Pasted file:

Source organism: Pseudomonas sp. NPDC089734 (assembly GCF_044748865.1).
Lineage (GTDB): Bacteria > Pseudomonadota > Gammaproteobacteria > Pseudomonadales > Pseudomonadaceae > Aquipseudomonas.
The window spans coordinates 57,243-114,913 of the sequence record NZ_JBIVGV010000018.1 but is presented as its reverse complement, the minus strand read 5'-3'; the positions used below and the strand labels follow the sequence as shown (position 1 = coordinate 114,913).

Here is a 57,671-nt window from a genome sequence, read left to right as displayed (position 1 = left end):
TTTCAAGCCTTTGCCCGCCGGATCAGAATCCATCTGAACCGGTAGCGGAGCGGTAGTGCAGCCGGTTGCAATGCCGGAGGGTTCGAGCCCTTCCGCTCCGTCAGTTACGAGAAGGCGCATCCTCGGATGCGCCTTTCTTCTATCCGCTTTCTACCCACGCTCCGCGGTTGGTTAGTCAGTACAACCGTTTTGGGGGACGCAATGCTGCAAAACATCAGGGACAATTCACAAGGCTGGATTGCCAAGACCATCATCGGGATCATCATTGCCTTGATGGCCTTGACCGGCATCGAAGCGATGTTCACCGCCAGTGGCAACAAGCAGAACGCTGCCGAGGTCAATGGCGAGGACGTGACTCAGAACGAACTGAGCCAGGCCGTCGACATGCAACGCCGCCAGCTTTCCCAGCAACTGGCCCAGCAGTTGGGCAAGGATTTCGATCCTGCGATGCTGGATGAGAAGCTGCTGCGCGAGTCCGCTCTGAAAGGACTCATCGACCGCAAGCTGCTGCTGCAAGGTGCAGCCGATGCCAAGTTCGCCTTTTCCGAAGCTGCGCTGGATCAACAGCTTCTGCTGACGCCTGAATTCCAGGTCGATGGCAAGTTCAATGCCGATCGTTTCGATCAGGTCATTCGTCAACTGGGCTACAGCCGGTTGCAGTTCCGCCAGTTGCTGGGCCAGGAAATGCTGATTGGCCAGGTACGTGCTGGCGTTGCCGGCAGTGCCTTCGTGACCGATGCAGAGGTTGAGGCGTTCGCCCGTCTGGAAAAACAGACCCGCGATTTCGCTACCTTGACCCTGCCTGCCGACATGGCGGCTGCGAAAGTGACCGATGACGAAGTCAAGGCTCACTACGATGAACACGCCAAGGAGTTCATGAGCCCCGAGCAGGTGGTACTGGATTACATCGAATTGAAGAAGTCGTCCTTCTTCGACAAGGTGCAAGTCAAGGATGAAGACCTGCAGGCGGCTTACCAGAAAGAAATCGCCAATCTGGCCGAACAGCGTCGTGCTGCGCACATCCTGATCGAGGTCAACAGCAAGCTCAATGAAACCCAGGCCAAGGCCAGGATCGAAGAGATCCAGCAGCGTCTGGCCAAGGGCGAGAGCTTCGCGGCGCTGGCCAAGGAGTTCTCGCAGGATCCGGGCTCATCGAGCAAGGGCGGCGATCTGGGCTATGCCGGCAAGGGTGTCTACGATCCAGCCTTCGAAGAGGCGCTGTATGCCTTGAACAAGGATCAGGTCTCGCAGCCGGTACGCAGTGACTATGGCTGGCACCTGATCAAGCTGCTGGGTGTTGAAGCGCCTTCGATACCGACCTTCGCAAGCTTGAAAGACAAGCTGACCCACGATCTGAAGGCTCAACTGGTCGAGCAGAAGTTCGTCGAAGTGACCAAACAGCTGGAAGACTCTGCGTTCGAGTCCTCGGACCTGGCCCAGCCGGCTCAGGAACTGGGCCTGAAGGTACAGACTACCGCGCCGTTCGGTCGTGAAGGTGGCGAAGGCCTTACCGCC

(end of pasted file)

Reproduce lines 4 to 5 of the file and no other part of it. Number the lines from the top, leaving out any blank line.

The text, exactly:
Here is a 57,671-nt window from a genome sequence, read left to right as displayed (position 1 = left end):
TTTCAAGCCTTTGCCCGCCGGATCAGAATCCATCTGAACCGGTAGCGGAGCGGTAGTGCAGCCGGTTGCAATGCCGGAGGGTTCGAGCCCTTCCGCTCCGTCAGTTACGAGAAGGCGCATCCTCGGATGCGCCTTTCTTCTATCCGCTTTCTACCCACGCTCCGCGGTTGGTTAGTCAGTACAACCGTTTTGGGGGACGCAATGCTGCAAAACATCAGGGACAATTCACAAGGCTGGATTGCCAAGACCATCATCGGGATCATCATTGCCTTGATGGCCTTGACCGGCATCGAAGCGATGTTCACCGCCAGTGGCAACAAGCAGAACGCTGCCGAGGTCAATGGCGAGGACGTGACTCAGAACGAACTGAGCCAGGCCGTCGACATGCAACGCCGCCAGCTTTCCCAGCAACTGGCCCAGCAGTTGGGCAAGGATTTCGATCCTGCGATGCTGGATGAGAAGCTGCTGCGCGAGTCCGCTCTGAAAGGACTCATCGACCGCAAGCTGCTGCTGCAAGGTGCAGCCGATGCCAAGTTCGCCTTTTCCGAAGCTGCGCTGGATCAACAGCTTCTGCTGACGCCTGAATTCCAGGTCGATGGCAAGTTCAATGCCGATCGTTTCGATCAGGTCATTCGTCAACTGGGCTACAGCCGGTTGCAGTTCCGCCAGTTGCTGGGCCAGGAAATGCTGATTGGCCAGGTACGTGCTGGCGTTGCCGGCAGTGCCTTCGTGACCGATGCAGAGGTTGAGGCGTTCGCCCGTCTGGAAAAACAGACCCGCGATTTCGCTACCTTGACCCTGCCTGCCGACATGGCGGCTGCGAAAGTGACCGATGACGAAGTCAAGGCTCACTACGATGAACACGCCAAGGAGTTCATGAGCCCCGAGCAGGTGGTACTGGATTACATCGAATTGAAGAAGTCGTCCTTCTTCGACAAGGTGCAAGTCAAGGATGAAGACCTGCAGGCGGCTTACCAGAAAGAAATCGCCAATCTGGCCGAACAGCGTCGTGCTGCGCACATCCTGATCGAGGTCAACAGCAAGCTCAATGAAACCCAGGCCAAGGCCAGGATCGAAGAGATCCAGCAGCGTCTGGCCAAGGGCGAGAGCTTCGCGGCGCTGGCCAAGGAGTTCTCGCAGGATCCGGGCTCATCGAGCAAGGGCGGCGATCTGGGCTATGCCGGCAAGGGTGTCTACGATCCAGCCTTCGAAGAGGCGCTGTATGCCTTGAACAAGGATCAGGTCTCGCAGCCGGTACGCAGTGACTATGGCTGGCACCTGATCAAGCTGCTGGGTGTTGAAGCGCCTTCGATACCGACCTTCGCAAGCTTGAAAGACAAGCTGACCCACGATCTGAAGGCTCAACTGGTCGAGCAGAAGTTCGTCGAAGTGACCAAACAGCTGGAAGACTCTGCGTTCGAGTCCTCGGACCTGGCCCAGCCGGCTCAGGAACTGGGCCTGAAGGTACAGACTACCGCGCCGTTCGGTCGTGAAGGTGGCGAAGGCCTTACCGCC